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CITY OF LAS VEGAS ENVIRONMENTAL DIVISION BETS BIG ON THE FLEXIBLE WORKER CONCEPT

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Abstract:

The City of Las Vegas' Vegas Valley Water Pollution Control Facility (WPCF) treats up to 68 MGD, with a capacity of 91 MGD. The facility includes Headworks, Grit Removal, Primary Treatment, and Biological Nutrient Removal (BNR) on an average of 63 MGD; Disinfection, Sludge Thickening, Digesters, Centrifuge Solids Processing, and Energy Recovery. The Durango Hills Water Reclamation Facility (DHWRF) treats up to 10 MGD, and the Bonanza-Mojave WRF treats up to 1 MGD.

Beyond the glitter and glamour of the tourist strip, Las Vegas is one of America's fastest-growing communities, putting enormous pressure on public service providers to keep up. Responding to the current population served, the rapid patterns of growth taking place, and the expansion of wastewater treatment facilities to serve the community, the City of Las Vegas recognized the need to develop more highly-skilled workers on staff in order to increase worker productivity. In response to this need, the City of Las Vegas created a flexible worker position called the Environmental Systems Technician (EST) with a skill set that combines the separate functions of Operations and Maintenance and provides a pool of employees trained and certified to perform a variety of tasks. The City's goal is to have these technicians accomplish 80 percent of the utility's O&M work. The EST is a multi-skilled worker authorized to perform certain operator and mechanical maintenance functions, in addition to having basic electrical, instrumentation, and control skills.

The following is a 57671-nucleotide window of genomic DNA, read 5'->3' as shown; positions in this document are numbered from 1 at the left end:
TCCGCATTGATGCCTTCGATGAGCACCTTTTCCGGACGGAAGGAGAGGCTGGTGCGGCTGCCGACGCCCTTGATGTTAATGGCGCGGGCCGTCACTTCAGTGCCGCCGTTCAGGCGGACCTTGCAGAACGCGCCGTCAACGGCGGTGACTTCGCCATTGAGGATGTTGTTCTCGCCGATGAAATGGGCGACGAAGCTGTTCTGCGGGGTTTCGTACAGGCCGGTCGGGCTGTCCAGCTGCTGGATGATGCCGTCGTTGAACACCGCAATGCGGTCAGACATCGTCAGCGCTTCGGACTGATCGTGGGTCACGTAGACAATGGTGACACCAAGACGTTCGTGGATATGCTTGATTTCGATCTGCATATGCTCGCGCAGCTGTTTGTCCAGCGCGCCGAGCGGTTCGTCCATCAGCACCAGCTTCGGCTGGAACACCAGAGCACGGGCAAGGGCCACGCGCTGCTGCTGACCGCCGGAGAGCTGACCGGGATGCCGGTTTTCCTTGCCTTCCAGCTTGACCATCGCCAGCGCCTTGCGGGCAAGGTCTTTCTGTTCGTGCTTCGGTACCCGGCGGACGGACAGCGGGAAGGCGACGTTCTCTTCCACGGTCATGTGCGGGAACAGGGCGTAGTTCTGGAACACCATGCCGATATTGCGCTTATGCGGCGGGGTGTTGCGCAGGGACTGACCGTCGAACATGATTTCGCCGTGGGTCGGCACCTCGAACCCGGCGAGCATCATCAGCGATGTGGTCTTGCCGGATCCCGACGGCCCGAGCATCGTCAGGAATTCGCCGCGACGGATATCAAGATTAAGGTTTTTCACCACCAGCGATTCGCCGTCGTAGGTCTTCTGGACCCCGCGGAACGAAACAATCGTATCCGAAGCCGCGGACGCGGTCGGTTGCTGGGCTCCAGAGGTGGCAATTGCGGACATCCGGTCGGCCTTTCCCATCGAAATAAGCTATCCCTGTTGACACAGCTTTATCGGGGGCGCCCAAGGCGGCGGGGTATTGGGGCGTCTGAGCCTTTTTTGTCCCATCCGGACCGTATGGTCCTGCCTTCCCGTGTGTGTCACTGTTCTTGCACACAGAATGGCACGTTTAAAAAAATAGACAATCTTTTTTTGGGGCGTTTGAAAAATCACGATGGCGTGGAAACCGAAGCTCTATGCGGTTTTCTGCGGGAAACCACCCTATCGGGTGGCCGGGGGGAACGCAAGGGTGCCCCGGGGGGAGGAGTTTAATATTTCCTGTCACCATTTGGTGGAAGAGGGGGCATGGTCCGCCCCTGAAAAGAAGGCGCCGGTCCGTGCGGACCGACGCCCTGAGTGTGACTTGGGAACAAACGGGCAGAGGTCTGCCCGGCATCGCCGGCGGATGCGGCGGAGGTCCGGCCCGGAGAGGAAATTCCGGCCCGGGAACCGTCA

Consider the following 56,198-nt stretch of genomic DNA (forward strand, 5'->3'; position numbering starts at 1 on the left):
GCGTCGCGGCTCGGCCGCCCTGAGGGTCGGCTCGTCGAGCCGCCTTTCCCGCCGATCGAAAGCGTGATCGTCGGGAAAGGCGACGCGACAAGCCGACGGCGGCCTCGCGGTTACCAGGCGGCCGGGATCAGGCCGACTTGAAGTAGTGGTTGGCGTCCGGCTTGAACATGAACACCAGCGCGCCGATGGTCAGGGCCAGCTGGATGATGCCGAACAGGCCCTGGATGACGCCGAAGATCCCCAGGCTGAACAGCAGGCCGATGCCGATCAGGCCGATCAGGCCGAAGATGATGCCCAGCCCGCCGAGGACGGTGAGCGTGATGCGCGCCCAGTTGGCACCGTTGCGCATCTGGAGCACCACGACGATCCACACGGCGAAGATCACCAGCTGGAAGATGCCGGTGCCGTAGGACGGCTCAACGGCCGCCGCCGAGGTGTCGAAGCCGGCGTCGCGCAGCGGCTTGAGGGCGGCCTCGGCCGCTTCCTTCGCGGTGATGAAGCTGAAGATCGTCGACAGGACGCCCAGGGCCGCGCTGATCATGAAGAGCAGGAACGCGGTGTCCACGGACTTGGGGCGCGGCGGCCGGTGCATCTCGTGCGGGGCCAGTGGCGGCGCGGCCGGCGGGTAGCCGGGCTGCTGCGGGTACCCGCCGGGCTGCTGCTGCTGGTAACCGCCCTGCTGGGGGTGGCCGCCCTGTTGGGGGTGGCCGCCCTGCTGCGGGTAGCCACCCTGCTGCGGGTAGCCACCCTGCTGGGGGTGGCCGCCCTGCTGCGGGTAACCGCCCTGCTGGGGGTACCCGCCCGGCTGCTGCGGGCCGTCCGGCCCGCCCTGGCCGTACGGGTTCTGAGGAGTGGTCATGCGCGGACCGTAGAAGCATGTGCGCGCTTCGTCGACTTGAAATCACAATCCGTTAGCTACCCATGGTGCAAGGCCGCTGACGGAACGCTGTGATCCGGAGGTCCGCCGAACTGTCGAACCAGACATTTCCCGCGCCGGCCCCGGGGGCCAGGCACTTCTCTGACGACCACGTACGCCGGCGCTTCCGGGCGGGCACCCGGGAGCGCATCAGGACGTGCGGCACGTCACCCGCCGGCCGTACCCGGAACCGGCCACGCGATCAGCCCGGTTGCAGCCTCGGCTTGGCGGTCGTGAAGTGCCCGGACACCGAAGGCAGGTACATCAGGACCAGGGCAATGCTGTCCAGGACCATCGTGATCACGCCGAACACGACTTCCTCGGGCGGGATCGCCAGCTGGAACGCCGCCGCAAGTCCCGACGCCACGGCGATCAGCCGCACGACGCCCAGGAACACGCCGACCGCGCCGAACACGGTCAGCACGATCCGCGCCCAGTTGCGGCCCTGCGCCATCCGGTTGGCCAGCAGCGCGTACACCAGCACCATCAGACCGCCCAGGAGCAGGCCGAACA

Document Type: Research Article

DOI: http://dx.doi.org/10.2175/193864705783867738

Publication date: January 1, 2005

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  • Proceedings of the Water Environment Federation is an archive of papers published in the proceedings of the annual Water Environment Federation® Technical Exhibition and Conference (WEFTEC® ) and specialty conferences held since the year 2000. These proceedings are not peer reviewed.

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